Located about 2,400 miles off the mainland United States, Hawaii’s residents and public safety officials face connectivity challenges. Hawaii first responders need the ability to connect with each other to handle large events, like the statewide Aloha festival, which draws more than a million visitors each year, as well as severe natural disasters.

The First Responder Network Authority team recognizes the unique communications challenges that Hawaii first responders face. We have been working closely with Hawaii public safety officials since 2014, capturing their feedback and translating it into the design of the FirstNet network. During the development of state deployment plans, our team worked hand-in-hand with Hawaii leaders to ensure the plan was customized to address their needs, including:

  • Strengthening coverage and addressing communication gaps through investments in new infrastructure
  • Giving first responders priority access to the network to help them communicate more effectively during times of congestion
  • Providing first responders with access to dedicated, on-island network assets that can be deployed for additional coverage and support when needed

Following this close collaboration, Hawaii chose to adopt the plan and “opt in” to FirstNet. Today, we continue to meet regularly with state and local officials to discuss their public safety broadband needs. In 2019 alone, our team met with Hawaii public safety officials more than 25 times. Our engagements in Hawaii included attending the Hawaii Fire Chiefs Conference; the Hawaii Statewide Communication Interoperability Plan Committee meeting; and the Annual Lantern Festival, where the Honolulu Police Department used a FirstNet deployable. Engagements like these are crucial to the ongoing success of the network and the advancement of public safety communications across the state and the nation.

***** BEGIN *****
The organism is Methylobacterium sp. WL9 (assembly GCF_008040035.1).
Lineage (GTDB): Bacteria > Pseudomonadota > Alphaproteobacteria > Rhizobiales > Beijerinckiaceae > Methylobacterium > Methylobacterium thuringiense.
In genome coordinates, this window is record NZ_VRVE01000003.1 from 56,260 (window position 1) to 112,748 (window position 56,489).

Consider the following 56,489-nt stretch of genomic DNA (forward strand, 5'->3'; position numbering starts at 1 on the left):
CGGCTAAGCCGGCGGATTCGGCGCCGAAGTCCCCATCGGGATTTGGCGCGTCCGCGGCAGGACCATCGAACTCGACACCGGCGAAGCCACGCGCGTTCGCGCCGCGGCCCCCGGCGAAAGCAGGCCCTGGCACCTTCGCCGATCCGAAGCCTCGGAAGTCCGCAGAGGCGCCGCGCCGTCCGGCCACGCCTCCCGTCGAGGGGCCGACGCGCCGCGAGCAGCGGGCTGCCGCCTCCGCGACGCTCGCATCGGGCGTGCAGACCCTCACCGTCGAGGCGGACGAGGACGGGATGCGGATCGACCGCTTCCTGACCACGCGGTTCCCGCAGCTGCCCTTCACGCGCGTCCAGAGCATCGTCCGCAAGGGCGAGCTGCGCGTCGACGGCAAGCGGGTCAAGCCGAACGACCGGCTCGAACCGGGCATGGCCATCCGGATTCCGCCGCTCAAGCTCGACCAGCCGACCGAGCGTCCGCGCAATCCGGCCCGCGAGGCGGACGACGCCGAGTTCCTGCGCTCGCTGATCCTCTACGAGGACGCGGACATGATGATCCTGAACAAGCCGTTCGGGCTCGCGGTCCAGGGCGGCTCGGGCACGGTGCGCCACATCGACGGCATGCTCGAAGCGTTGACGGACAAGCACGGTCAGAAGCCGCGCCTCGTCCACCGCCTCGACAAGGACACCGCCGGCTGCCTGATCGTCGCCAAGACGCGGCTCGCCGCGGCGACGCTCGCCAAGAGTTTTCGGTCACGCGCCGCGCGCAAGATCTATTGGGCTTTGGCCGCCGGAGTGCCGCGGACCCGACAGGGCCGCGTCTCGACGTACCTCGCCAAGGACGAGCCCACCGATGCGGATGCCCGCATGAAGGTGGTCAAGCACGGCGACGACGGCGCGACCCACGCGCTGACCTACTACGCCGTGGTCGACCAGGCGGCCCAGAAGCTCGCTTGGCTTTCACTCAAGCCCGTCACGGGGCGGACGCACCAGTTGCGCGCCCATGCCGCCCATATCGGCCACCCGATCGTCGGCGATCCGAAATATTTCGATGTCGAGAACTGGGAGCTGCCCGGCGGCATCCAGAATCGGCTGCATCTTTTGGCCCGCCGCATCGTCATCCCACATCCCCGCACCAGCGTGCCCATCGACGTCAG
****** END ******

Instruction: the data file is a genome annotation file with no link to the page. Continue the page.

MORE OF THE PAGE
Connect with our team of Public Safety Advisors to learn about FirstNet in your community.

I believe this is long overdue. The 9-11 commission required that first responders should have interoperable communications. That’s what FirstNet will provide to Hawai‘i.

 

Maj. Gen. Arthur “Joe” LoganFormer Director of the Hawaiʻi Emergency Management Agency and Adjutant General of Hawaii

Hawaii's
FirstNet Authority
Public Safety Advisor
Kenison Tejada headshot